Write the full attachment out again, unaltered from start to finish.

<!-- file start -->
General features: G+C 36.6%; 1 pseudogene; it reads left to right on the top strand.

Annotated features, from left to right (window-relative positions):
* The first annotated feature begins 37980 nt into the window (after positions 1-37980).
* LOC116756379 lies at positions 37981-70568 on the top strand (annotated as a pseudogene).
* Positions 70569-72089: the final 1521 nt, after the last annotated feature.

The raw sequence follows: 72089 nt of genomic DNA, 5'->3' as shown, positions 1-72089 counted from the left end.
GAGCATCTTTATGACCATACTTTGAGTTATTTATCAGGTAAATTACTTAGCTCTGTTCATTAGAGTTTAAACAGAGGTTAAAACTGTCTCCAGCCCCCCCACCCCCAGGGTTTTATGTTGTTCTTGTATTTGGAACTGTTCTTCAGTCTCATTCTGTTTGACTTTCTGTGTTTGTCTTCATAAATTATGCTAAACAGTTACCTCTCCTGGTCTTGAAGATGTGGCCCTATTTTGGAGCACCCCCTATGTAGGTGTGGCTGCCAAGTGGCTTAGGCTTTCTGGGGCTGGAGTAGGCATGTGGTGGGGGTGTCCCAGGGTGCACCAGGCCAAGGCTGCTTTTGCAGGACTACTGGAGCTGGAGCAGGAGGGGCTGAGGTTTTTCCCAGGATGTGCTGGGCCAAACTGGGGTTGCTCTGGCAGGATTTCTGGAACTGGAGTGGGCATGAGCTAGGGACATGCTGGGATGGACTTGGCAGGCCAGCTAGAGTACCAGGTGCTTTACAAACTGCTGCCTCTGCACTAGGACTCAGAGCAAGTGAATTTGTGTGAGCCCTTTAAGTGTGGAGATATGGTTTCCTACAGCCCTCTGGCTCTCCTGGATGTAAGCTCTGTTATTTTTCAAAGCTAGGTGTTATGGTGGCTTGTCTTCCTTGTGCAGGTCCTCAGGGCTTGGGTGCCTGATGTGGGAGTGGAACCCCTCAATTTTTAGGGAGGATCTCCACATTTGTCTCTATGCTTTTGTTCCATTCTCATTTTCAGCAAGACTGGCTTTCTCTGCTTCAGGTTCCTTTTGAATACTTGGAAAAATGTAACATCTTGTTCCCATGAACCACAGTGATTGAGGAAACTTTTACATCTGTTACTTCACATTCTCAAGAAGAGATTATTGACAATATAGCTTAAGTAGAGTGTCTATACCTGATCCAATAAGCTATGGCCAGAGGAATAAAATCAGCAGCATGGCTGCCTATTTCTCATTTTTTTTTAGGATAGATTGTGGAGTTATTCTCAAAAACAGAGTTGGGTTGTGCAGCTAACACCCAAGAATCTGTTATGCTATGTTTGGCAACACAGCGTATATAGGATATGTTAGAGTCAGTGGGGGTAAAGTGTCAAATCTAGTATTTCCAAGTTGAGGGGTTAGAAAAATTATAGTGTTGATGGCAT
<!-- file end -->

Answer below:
General features: G+C 36.6%; 1 pseudogene; it reads left to right on the top strand.

Annotated features, from left to right (window-relative positions):
* The first annotated feature begins 37980 nt into the window (after positions 1-37980).
* LOC116756379 lies at positions 37981-70568 on the top strand (annotated as a pseudogene).
* Positions 70569-72089: the final 1521 nt, after the last annotated feature.

The raw sequence follows: 72089 nt of genomic DNA, 5'->3' as shown, positions 1-72089 counted from the left end.
GAGCATCTTTATGACCATACTTTGAGTTATTTATCAGGTAAATTACTTAGCTCTGTTCATTAGAGTTTAAACAGAGGTTAAAACTGTCTCCAGCCCCCCCACCCCCAGGGTTTTATGTTGTTCTTGTATTTGGAACTGTTCTTCAGTCTCATTCTGTTTGACTTTCTGTGTTTGTCTTCATAAATTATGCTAAACAGTTACCTCTCCTGGTCTTGAAGATGTGGCCCTATTTTGGAGCACCCCCTATGTAGGTGTGGCTGCCAAGTGGCTTAGGCTTTCTGGGGCTGGAGTAGGCATGTGGTGGGGGTGTCCCAGGGTGCACCAGGCCAAGGCTGCTTTTGCAGGACTACTGGAGCTGGAGCAGGAGGGGCTGAGGTTTTTCCCAGGATGTGCTGGGCCAAACTGGGGTTGCTCTGGCAGGATTTCTGGAACTGGAGTGGGCATGAGCTAGGGACATGCTGGGATGGACTTGGCAGGCCAGCTAGAGTACCAGGTGCTTTACAAACTGCTGCCTCTGCACTAGGACTCAGAGCAAGTGAATTTGTGTGAGCCCTTTAAGTGTGGAGATATGGTTTCCTACAGCCCTCTGGCTCTCCTGGATGTAAGCTCTGTTATTTTTCAAAGCTAGGTGTTATGGTGGCTTGTCTTCCTTGTGCAGGTCCTCAGGGCTTGGGTGCCTGATGTGGGAGTGGAACCCCTCAATTTTTAGGGAGGATCTCCACATTTGTCTCTATGCTTTTGTTCCATTCTCATTTTCAGCAAGACTGGCTTTCTCTGCTTCAGGTTCCTTTTGAATACTTGGAAAAATGTAACATCTTGTTCCCATGAACCACAGTGATTGAGGAAACTTTTACATCTGTTACTTCACATTCTCAAGAAGAGATTATTGACAATATAGCTTAAGTAGAGTGTCTATACCTGATCCAATAAGCTATGGCCAGAGGAATAAAATCAGCAGCATGGCTGCCTATTTCTCATTTTTTTTTAGGATAGATTGTGGAGTTATTCTCAAAAACAGAGTTGGGTTGTGCAGCTAACACCCAAGAATCTGTTATGCTATGTTTGGCAACACAGCGTATATAGGATATGTTAGAGTCAGTGGGGGTAAAGTGTCAAATCTAGTATTTCCAAGTTGAGGGGTTAGAAAAATTATAGTGTTGATGGCAT